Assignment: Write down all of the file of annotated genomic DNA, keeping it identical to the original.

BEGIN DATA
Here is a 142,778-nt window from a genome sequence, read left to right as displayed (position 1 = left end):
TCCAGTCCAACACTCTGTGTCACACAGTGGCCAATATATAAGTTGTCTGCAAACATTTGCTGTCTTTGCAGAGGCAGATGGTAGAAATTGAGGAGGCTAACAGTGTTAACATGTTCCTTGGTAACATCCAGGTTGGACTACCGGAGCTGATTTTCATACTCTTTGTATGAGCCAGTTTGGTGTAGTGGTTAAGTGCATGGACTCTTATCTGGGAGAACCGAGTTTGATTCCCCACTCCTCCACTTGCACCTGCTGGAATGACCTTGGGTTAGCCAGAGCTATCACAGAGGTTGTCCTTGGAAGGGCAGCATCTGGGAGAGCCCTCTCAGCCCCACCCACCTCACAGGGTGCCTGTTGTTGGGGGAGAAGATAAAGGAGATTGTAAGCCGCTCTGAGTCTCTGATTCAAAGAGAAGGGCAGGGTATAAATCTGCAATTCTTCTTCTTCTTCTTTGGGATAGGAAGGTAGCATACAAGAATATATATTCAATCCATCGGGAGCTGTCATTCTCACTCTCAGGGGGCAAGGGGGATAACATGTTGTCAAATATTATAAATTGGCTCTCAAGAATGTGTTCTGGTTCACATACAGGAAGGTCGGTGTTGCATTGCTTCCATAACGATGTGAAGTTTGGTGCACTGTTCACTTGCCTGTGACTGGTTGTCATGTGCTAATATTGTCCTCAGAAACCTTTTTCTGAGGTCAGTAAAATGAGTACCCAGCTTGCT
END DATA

Here is a 142,778-nt window from a genome sequence, read left to right as displayed (position 1 = left end):
TCCAGTCCAACACTCTGTGTCACACAGTGGCCAATATATAAGTTGTCTGCAAACATTTGCTGTCTTTGCAGAGGCAGATGGTAGAAATTGAGGAGGCTAACAGTGTTAACATGTTCCTTGGTAACATCCAGGTTGGACTACCGGAGCTGATTTTCATACTCTTTGTATGAGCCAGTTTGGTGTAGTGGTTAAGTGCATGGACTCTTATCTGGGAGAACCGAGTTTGATTCCCCACTCCTCCACTTGCACCTGCTGGAATGACCTTGGGTTAGCCAGAGCTATCACAGAGGTTGTCCTTGGAAGGGCAGCATCTGGGAGAGCCCTCTCAGCCCCACCCACCTCACAGGGTGCCTGTTGTTGGGGGAGAAGATAAAGGAGATTGTAAGCCGCTCTGAGTCTCTGATTCAAAGAGAAGGGCAGGGTATAAATCTGCAATTCTTCTTCTTCTTCTTTGGGATAGGAAGGTAGCATACAAGAATATATATTCAATCCATCGGGAGCTGTCATTCTCACTCTCAGGGGGCAAGGGGGATAACATGTTGTCAAATATTATAAATTGGCTCTCAAGAATGTGTTCTGGTTCACATACAGGAAGGTCGGTGTTGCATTGCTTCCATAACGATGTGAAGTTTGGTGCACTGTTCACTTGCCTGTGACTGGTTGTCATGTGCTAATATTGTCCTCAGAAACCTTTTTCTGAGGTCAGTAAAATGAGTACCCAGCTTGCT